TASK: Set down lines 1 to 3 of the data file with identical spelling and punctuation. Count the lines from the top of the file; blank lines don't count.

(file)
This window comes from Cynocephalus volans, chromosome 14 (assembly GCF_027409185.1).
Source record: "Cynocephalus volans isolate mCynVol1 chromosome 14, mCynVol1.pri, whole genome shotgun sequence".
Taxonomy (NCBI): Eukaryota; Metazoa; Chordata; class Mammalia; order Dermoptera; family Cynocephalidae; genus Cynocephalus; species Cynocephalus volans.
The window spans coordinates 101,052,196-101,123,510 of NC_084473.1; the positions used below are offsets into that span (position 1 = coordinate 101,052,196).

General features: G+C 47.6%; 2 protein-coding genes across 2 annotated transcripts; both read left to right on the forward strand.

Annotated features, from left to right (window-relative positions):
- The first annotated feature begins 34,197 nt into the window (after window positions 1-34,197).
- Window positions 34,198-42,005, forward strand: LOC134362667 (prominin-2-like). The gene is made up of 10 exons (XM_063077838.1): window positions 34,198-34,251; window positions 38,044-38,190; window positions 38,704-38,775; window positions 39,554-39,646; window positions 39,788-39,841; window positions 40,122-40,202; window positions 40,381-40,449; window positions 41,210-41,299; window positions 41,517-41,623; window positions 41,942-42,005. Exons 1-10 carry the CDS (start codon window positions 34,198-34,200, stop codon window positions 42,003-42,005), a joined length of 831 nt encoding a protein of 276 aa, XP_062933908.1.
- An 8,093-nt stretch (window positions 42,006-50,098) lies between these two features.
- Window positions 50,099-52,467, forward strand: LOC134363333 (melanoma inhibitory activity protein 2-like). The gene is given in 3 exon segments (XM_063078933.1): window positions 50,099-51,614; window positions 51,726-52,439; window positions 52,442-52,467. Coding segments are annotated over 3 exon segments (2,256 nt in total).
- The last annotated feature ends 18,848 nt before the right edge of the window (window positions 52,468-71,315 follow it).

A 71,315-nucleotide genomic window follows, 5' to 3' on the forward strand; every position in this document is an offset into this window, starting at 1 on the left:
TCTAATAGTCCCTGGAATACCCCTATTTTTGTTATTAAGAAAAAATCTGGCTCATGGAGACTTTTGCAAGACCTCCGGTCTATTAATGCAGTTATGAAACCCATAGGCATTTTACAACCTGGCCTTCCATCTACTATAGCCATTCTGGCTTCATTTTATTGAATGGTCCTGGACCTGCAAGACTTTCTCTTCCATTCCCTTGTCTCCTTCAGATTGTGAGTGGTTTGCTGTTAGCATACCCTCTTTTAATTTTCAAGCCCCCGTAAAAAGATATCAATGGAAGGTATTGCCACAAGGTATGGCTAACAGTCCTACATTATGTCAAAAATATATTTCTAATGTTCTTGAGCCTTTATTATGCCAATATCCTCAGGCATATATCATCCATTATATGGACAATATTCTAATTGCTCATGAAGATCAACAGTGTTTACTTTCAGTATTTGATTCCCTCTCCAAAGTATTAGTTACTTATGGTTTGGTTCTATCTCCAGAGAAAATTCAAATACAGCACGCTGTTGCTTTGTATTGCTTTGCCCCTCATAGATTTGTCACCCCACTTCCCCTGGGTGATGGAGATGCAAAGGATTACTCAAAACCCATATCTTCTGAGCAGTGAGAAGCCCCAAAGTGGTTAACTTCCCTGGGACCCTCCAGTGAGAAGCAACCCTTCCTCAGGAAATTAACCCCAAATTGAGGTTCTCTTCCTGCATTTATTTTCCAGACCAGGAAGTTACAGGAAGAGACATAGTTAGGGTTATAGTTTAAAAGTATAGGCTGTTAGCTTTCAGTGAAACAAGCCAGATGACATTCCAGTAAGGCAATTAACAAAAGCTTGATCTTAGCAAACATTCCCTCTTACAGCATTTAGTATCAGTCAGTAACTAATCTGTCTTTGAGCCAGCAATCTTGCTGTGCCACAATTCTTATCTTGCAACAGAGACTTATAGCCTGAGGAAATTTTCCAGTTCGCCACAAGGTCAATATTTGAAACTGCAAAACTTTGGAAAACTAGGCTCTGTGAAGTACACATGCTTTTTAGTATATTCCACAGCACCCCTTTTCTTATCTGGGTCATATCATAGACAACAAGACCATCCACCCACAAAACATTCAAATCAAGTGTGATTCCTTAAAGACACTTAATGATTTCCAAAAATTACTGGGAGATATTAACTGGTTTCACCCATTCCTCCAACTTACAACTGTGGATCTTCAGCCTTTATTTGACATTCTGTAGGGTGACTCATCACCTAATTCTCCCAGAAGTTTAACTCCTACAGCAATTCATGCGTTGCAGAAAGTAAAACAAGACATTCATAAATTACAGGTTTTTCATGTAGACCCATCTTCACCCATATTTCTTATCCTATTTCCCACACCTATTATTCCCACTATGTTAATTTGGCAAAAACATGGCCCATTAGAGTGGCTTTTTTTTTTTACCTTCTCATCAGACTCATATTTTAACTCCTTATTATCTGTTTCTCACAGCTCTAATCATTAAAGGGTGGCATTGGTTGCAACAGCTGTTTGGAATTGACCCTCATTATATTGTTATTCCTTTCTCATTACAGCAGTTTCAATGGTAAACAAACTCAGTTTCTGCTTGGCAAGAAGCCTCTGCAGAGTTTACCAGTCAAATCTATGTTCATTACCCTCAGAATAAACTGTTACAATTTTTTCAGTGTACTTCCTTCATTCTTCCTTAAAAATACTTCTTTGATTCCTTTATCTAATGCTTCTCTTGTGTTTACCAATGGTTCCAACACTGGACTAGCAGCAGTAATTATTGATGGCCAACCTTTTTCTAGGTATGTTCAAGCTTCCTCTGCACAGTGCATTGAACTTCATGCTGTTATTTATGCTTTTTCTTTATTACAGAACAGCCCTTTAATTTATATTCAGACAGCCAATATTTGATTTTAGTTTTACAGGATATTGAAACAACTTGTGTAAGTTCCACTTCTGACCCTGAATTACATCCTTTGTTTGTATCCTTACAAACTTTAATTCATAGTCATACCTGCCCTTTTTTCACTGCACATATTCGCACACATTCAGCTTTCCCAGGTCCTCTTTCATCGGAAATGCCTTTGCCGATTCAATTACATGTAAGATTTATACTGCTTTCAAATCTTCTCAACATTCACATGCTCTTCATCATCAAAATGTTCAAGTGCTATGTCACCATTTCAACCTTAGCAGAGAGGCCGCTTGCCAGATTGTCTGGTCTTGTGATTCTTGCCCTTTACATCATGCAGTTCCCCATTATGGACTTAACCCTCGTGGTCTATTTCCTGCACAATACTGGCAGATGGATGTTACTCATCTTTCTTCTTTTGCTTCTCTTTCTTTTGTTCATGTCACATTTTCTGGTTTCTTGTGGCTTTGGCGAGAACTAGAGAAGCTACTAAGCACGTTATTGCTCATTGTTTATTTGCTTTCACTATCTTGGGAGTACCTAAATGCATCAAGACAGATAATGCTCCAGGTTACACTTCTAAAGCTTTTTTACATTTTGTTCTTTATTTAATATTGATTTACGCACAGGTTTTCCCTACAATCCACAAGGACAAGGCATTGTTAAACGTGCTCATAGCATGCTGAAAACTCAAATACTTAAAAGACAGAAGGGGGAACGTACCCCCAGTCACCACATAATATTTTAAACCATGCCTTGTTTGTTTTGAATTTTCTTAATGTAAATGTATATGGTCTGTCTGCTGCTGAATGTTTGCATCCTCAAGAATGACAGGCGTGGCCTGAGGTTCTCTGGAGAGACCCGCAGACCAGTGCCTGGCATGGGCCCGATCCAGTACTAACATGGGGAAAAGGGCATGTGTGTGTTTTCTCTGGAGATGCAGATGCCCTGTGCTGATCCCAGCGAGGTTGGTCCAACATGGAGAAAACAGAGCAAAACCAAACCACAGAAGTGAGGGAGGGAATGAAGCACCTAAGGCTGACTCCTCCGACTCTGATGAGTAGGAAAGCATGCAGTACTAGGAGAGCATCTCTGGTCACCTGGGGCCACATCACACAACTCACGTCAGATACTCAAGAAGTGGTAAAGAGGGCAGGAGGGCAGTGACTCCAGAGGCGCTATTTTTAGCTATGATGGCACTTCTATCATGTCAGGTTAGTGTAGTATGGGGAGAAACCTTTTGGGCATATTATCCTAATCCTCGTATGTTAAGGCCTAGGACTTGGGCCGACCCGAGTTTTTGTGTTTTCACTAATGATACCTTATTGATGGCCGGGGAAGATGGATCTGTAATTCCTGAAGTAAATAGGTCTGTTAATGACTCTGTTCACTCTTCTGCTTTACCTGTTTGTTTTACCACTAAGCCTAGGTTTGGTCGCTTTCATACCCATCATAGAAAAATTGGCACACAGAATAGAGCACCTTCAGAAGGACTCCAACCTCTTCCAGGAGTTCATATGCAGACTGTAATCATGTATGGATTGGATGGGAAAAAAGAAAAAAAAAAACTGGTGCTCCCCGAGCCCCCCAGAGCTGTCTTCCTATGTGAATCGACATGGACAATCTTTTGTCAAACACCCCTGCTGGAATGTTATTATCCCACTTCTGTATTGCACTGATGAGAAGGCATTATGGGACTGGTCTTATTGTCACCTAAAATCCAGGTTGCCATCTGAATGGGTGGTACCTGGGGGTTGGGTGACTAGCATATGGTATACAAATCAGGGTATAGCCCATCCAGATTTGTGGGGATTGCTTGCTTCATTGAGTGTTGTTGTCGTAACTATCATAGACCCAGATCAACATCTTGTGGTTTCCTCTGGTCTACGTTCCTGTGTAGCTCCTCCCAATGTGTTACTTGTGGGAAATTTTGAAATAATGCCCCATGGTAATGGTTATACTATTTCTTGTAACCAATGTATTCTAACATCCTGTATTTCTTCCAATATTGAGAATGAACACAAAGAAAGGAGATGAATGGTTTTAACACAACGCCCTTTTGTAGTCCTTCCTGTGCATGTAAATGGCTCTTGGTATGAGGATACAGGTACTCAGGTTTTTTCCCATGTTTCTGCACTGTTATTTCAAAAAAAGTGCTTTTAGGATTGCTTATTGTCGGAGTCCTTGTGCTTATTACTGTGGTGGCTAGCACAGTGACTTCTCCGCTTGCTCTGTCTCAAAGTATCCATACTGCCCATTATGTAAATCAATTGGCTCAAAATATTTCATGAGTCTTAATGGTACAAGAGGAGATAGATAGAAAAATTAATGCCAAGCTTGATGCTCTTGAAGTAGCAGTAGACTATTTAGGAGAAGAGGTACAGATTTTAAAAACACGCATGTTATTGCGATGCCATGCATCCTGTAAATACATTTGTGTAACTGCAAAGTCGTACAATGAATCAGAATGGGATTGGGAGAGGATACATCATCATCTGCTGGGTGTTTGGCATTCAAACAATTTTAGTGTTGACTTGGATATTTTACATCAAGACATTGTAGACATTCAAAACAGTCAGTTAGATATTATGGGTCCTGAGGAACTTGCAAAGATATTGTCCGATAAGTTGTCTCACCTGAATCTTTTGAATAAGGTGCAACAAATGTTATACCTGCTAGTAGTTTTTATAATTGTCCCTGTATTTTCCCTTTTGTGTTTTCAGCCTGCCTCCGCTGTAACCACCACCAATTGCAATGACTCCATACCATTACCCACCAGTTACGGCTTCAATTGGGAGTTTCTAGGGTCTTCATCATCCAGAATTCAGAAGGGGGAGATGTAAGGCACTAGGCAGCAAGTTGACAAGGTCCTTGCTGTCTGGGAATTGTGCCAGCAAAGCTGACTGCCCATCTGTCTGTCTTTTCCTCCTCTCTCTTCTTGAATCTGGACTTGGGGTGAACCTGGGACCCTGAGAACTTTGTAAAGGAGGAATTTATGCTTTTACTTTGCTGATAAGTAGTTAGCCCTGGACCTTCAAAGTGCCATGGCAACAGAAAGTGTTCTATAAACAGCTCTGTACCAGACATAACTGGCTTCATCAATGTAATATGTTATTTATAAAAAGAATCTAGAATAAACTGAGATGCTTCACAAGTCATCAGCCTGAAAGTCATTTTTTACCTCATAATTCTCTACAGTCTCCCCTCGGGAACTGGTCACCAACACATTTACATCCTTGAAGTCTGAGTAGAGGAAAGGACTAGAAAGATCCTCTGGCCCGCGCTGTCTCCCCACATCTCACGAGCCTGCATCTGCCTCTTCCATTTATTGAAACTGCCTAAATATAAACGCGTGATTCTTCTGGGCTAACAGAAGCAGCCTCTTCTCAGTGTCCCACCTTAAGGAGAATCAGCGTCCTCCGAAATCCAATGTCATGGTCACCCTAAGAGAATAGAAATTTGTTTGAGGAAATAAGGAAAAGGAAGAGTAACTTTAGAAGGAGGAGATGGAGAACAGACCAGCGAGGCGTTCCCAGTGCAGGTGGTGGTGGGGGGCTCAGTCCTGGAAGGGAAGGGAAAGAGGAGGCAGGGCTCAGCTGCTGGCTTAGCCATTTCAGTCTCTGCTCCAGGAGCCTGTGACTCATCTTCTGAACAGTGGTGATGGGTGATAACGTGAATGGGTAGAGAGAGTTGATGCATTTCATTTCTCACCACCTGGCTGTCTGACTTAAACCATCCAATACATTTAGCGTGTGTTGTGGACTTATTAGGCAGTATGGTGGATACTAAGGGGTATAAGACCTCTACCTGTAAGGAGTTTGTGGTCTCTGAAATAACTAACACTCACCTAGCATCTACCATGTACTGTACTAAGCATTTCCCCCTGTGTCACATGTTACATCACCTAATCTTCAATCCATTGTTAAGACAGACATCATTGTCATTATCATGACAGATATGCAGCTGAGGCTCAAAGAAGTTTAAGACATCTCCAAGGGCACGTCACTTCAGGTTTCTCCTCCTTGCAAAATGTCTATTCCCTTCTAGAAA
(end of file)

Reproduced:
This window comes from Cynocephalus volans, chromosome 14 (assembly GCF_027409185.1).
Source record: "Cynocephalus volans isolate mCynVol1 chromosome 14, mCynVol1.pri, whole genome shotgun sequence".
Taxonomy (NCBI): Eukaryota; Metazoa; Chordata; class Mammalia; order Dermoptera; family Cynocephalidae; genus Cynocephalus; species Cynocephalus volans.